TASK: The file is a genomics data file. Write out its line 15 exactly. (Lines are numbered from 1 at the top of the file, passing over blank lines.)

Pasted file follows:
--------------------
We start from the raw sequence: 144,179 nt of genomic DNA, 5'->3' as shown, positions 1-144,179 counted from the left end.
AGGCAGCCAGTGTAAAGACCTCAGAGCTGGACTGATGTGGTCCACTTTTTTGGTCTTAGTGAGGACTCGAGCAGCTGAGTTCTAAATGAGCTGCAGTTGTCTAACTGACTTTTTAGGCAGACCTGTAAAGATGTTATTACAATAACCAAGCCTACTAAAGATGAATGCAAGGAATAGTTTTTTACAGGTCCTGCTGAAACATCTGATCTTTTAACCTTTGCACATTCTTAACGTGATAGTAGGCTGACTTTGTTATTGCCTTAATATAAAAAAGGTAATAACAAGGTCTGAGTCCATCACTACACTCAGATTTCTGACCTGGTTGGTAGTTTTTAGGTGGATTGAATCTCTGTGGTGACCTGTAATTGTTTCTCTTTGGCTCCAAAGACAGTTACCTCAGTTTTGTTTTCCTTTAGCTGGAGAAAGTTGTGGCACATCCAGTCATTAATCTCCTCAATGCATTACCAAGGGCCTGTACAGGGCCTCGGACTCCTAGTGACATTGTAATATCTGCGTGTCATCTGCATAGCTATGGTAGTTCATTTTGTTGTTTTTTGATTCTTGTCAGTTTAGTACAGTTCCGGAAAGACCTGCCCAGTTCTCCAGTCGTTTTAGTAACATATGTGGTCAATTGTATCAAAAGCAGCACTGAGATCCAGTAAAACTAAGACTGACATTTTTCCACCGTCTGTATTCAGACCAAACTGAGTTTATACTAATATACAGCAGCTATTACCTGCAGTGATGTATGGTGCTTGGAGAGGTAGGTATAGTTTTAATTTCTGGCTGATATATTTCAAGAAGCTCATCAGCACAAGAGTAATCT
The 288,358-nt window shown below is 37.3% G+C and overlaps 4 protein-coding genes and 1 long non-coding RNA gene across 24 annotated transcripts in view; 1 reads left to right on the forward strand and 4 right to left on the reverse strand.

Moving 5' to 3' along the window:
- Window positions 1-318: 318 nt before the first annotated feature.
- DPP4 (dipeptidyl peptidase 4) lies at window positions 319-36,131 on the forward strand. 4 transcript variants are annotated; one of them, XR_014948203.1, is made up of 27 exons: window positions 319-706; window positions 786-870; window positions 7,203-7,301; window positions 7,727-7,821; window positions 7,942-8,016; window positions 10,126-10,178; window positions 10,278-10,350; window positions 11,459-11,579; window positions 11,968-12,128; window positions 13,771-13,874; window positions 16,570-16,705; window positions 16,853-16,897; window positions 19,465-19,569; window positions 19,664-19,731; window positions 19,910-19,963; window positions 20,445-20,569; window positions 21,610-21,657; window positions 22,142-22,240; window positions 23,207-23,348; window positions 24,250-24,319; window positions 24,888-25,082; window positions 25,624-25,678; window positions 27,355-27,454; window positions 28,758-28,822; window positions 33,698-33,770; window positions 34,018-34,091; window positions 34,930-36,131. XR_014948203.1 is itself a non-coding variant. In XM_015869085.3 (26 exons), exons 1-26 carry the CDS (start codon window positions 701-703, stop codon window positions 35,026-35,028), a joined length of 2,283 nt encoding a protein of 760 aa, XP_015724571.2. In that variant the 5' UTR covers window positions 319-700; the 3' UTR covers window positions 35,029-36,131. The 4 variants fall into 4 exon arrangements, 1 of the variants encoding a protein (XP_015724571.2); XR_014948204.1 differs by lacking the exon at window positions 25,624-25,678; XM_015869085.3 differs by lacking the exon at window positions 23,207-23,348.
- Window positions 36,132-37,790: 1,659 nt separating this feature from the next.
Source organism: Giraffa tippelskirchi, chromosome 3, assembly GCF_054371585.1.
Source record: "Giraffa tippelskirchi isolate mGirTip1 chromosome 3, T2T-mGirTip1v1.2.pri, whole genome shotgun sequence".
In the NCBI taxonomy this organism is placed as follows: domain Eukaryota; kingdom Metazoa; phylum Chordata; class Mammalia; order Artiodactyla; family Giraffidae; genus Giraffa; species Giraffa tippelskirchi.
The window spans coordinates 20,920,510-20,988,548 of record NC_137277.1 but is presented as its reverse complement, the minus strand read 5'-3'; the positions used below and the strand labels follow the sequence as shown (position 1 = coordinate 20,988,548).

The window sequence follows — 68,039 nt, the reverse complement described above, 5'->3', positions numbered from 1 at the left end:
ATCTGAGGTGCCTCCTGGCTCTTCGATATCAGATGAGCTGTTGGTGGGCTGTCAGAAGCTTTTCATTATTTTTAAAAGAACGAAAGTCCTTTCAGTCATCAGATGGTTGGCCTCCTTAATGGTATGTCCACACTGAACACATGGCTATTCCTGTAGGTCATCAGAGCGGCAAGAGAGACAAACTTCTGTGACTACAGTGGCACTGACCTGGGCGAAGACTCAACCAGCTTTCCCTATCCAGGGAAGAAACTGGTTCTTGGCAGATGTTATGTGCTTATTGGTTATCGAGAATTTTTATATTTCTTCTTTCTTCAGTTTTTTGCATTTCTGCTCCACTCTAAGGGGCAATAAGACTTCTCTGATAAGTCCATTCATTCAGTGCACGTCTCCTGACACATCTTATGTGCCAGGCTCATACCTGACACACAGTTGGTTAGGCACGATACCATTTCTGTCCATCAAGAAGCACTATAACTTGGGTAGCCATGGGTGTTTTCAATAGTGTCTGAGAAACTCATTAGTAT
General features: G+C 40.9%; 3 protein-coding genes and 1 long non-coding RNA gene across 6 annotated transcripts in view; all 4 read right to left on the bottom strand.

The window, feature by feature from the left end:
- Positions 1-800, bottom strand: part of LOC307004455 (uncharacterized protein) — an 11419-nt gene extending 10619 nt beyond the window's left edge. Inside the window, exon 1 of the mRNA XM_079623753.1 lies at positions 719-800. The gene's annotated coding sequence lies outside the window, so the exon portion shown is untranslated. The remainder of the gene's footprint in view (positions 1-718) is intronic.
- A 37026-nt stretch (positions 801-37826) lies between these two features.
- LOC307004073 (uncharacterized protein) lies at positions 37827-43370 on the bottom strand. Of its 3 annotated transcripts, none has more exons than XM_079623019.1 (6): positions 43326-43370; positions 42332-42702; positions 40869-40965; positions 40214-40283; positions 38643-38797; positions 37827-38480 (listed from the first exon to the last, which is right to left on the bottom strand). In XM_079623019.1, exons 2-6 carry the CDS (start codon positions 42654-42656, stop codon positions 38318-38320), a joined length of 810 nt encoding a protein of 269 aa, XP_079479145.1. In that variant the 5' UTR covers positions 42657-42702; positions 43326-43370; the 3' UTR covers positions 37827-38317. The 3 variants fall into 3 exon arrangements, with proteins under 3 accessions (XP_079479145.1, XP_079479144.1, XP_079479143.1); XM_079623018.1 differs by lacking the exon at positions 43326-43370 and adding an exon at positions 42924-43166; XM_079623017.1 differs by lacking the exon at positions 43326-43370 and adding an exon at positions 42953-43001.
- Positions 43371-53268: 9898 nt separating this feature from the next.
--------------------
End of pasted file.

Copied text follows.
The window, feature by feature from the left end: